Ask people why they chose a parrot as a pet and they’ll usually say they wanted a companion of exotic beauty, gaiety and intellect.
But parrots can also be noisy, needy, destructive and temperamental.
“For some reason, I thought a bird was going to be simple,” said Marty Sokoloff, who owns two parrots, an Eclectus and a Cockatoo, with his wife, Suzie Marchlen. “Boy, was I mistaken.”
Many people interested in parrots don’t realize — until it’s too late and they’ve become owners — that the birds cry for attention and throw tantrums like a toddler. Not to mention, they can live upward of 50 years.
But people continue to want them as pets. In 2011, Best Friends Animal Society, an animal rescue organization, estimated that the number of owned parrots in the United States had jumped from 11.6 million in 1990 to 60 million in 2010, and could increase to as many as 100 million by 2020.
“They keep pumping them out,” said Jacqueline Johnson, who manages the parrot garden at the Best Friends animal sanctuary in Kanab, Utah, referring to the breeders. “There’s no decline.”
The sanctuary averages 60 bird adoptions a year, a 10-fold increase over the past eight years, Ms. Johnson said. Owners often surrender because of the emotional toll that parrot maintenance can take.
“The sheer amount of responsibility for these guys can wear on you,” Ms. Johnson said.
But it doesn’t have to be that way. Glenn Sorino is here to help.
A self-described parrot “pied piper,” Mr. Sorino, 60, has been assuaging owner frustrations, coaching, grooming and evaluating behavioral issues in birds for the past 20 years. He currently serves about 40 clients, including the artist Hunt Slonem.
“I don’t know anyone else that does what he does,” Mr. Slonem said. “You have to have a lot of knowledge to handle these creatures.”
As a boy, Mr. Sorino began reading books about birds and attending bird club meetings. He later worked at various bird stores, including the city’s once treasured and now closed 33rd & Bird. Over the years, Mr. Sorino’s expertise spread through word-of-mouth.
“Living with a parrot is very challenging,” Mr. Sorino said. “Every day is a different antic.” His own pet seems, not surprisingly, very well adjusted. Sara, a 24-year-old Jardine’s parrot, cuddles with him under his bed covers, swings from his belt and hangs out in the shower.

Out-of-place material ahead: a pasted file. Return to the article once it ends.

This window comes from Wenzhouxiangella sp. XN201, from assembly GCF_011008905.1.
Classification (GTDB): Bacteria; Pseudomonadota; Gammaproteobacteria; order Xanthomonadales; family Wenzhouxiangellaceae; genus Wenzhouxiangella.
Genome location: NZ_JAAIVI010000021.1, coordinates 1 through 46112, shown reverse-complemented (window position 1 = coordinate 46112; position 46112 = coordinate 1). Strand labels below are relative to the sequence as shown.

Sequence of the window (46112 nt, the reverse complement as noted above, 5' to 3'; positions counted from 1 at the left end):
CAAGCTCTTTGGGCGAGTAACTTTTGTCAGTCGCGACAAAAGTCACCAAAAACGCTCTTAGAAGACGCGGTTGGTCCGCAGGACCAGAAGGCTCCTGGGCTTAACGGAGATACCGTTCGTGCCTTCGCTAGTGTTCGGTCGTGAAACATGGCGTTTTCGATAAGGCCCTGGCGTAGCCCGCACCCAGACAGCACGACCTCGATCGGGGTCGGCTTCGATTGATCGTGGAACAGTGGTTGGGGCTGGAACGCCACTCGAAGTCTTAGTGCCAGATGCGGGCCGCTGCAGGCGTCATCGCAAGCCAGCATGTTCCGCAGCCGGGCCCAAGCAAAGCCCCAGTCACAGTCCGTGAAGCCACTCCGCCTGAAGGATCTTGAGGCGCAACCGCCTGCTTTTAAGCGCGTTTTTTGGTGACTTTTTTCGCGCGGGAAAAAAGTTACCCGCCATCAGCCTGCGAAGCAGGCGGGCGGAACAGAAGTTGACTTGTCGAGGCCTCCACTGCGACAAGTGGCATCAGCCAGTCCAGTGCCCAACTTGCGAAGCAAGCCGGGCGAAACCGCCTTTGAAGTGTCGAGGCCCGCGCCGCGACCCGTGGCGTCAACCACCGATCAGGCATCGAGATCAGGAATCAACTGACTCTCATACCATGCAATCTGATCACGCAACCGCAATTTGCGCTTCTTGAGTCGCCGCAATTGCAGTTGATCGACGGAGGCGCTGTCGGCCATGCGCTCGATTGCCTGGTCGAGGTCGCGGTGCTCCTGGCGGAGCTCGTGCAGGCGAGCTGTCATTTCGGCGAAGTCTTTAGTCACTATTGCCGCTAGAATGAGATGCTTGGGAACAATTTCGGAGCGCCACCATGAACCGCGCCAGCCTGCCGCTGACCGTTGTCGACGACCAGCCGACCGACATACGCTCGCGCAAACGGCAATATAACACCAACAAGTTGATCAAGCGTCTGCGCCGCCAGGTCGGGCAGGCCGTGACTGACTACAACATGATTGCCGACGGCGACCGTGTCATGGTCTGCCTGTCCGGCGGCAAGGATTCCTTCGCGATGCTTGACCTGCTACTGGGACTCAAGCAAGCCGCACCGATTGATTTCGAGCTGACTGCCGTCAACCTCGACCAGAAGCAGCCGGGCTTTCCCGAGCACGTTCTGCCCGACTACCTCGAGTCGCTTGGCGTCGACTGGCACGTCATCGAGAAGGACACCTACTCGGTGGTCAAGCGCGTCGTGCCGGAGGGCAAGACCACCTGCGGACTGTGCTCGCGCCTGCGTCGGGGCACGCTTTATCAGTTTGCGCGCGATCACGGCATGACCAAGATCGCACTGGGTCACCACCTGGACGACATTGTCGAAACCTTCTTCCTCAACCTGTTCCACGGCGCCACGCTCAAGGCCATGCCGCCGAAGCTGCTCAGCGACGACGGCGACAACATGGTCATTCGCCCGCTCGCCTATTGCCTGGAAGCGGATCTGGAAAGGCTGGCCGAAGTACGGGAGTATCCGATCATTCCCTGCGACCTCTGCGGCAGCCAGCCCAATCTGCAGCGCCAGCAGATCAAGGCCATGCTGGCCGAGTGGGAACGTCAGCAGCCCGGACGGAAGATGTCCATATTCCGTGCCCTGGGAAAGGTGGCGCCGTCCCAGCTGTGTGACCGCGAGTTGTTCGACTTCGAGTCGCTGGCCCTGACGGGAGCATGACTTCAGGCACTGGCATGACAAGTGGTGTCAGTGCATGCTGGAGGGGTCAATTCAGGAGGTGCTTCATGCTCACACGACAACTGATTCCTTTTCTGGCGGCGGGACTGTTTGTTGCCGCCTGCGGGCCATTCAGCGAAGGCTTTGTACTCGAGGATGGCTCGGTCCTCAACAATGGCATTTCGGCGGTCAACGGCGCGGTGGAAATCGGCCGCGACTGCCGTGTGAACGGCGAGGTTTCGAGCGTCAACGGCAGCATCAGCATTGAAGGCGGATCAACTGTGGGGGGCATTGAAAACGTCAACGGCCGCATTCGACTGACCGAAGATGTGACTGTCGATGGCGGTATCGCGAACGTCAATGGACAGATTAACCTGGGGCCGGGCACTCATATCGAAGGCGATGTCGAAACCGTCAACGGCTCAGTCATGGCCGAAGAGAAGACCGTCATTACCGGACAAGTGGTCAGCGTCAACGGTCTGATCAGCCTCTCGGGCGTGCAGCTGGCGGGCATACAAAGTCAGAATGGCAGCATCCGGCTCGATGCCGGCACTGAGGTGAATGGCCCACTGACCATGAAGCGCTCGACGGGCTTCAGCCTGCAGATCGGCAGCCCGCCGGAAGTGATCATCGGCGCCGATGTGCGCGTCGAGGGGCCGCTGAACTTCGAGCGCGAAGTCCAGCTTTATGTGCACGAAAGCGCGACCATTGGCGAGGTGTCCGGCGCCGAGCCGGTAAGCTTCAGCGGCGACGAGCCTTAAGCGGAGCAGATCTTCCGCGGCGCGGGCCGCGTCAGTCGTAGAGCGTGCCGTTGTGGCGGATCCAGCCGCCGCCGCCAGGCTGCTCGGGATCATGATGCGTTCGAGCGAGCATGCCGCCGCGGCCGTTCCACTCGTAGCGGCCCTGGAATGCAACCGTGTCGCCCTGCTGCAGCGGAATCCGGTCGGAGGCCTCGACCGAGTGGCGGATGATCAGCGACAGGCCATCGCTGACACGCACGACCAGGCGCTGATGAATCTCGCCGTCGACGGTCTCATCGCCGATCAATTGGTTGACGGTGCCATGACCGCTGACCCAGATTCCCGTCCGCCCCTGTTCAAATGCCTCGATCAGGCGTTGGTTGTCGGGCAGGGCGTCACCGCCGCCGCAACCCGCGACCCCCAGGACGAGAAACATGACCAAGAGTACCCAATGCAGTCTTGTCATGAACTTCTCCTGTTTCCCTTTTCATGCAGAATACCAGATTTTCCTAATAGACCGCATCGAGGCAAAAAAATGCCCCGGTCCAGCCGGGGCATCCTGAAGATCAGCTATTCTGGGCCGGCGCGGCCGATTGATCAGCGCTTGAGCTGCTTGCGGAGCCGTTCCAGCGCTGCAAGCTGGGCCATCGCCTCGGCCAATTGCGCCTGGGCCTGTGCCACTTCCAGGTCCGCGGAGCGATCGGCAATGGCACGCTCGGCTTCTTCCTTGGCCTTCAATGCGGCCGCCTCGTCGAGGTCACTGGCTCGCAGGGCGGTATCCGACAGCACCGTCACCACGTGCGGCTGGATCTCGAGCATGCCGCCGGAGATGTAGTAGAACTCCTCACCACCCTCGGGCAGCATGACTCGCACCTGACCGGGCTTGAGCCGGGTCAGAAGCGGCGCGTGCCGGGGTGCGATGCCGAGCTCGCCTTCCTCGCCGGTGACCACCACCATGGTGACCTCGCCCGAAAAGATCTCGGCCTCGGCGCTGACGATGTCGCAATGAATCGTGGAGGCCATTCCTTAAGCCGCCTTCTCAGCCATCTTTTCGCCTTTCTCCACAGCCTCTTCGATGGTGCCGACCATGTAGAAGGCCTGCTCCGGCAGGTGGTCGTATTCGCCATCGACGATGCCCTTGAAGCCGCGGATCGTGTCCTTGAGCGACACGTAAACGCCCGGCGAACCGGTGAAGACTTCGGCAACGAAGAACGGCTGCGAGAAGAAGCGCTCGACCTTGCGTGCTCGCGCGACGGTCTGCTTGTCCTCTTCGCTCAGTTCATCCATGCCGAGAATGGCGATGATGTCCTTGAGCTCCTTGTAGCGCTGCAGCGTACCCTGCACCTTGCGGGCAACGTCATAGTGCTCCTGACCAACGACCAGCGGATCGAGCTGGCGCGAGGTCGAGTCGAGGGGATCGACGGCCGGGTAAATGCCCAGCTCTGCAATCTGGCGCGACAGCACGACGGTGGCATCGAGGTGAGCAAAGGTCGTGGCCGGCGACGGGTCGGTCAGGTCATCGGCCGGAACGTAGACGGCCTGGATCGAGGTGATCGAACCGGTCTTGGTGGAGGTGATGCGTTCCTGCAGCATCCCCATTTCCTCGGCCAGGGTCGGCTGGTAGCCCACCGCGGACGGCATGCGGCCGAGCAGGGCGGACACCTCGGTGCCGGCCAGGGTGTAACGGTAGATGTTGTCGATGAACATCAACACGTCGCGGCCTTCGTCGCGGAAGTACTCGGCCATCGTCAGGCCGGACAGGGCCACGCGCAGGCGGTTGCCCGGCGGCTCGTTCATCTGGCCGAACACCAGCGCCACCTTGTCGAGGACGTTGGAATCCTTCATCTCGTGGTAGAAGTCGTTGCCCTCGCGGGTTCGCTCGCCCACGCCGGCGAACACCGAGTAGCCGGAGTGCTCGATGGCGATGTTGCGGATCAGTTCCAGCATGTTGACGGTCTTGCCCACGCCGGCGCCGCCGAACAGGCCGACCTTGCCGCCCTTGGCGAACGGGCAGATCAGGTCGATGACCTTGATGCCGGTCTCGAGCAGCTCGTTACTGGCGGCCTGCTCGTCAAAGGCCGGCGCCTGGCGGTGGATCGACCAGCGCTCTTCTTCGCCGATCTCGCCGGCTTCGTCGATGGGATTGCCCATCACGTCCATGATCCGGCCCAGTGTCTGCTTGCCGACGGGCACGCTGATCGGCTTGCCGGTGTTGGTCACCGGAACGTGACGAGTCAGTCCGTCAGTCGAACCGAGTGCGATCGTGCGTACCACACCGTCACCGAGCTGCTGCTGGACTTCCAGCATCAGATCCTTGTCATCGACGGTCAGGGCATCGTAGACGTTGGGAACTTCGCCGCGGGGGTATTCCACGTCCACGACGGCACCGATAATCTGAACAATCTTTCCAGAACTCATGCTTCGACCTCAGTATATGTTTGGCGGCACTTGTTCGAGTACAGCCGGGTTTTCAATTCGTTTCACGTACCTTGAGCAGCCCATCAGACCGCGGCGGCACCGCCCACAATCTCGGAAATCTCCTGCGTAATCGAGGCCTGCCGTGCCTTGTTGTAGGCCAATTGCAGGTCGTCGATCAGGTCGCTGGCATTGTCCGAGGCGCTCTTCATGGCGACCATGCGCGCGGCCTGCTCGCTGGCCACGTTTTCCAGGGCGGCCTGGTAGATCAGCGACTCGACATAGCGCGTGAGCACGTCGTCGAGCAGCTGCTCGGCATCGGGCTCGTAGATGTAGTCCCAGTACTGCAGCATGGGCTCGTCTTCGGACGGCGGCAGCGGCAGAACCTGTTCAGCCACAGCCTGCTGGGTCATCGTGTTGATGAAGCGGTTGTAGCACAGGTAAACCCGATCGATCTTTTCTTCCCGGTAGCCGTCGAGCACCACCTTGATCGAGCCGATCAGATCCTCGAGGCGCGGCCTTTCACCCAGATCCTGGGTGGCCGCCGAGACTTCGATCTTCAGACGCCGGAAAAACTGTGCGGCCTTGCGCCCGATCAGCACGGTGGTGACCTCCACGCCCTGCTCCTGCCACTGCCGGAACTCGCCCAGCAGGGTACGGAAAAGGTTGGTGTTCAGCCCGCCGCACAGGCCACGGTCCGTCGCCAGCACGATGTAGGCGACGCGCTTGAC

Clients seek Mr. Sorino’s knowledge on a range of issues. Once, he escorted a woman to the vet after learning that she had fed penne alla vodka, waffles with maple syrup, and salad with blue cheese dressing to her Eclectus parrot. Twice he’s flown with parrots across the country to reunite them with their owners. And every Wednesday, he visits with Charlie, a Hyacinth Macaw who went through a tough time after her owner, the artist Po Kim, died in 2014. “I don’t know what to do with a bird, so I was like, ‘We need the bird whisperer every week,’” said Ann Thurmond, the assistant director at the Sylvia Wald and Po Kim Art Gallery.
Anne Pollack was recently at her wit’s end when Mahmah, her African Grey, began shrieking for unknown reasons, despite the fact that Mahmah has a vocabulary of 100 words, including several expletives. Her bird sitter advised she try Mr. Sorino. He suggested retraining, and the screaming soon subsided. “There was a code that needed to be unlocked and he gave me keys,” Ms. Pollack said.
On a clear Sunday in November, Mr. Sorino checked on Goose, Mr. Sokoloff and Ms. Marchlen’s 25-year-old Eclectus. The bird was confined to a plexiglass box and looked like a Victorian king in a five-tiered felt collar meant to prevent self-plucking. In March, Goose fell from his perch and became so anxious that he severely picked his backside and developed an open wound.
Mr. Sorino took a seat at the kitchen table, where Goose, wrapped in a towel, had been tenderly transported and placed under a lamp. Mr. Sorino kissed Goose and then tried to pry open his candy corn beak. “Come here, Goosie,” he cooed. Goose squawked four times, beat his wings and refused to cooperate. Mr. Sokoloff tried next, and Goose bit his finger. Finally, Mr. Sorino succeeded in opening the beak. “Lower beak growing askew and splitting down the middle,” he concluded.
Over the past few months, thanks to Mr. Sorino’s advice (a frantic phone call was made to him after Goose’s fall) and 15 treatments in a hyperbaric oxygen chamber, Goose’s plumage has mostly filled in, save a few bald patches. The progress is a relief for Ms. Marchlen and Mr. Sokoloff, who worried Goose might not ever look like a bird again. “We consult Glenn with everything,” Ms. Marchlen said. “He can take the most difficult situation with a parrot and make it seem natural, like breathing.”
Article from NY Times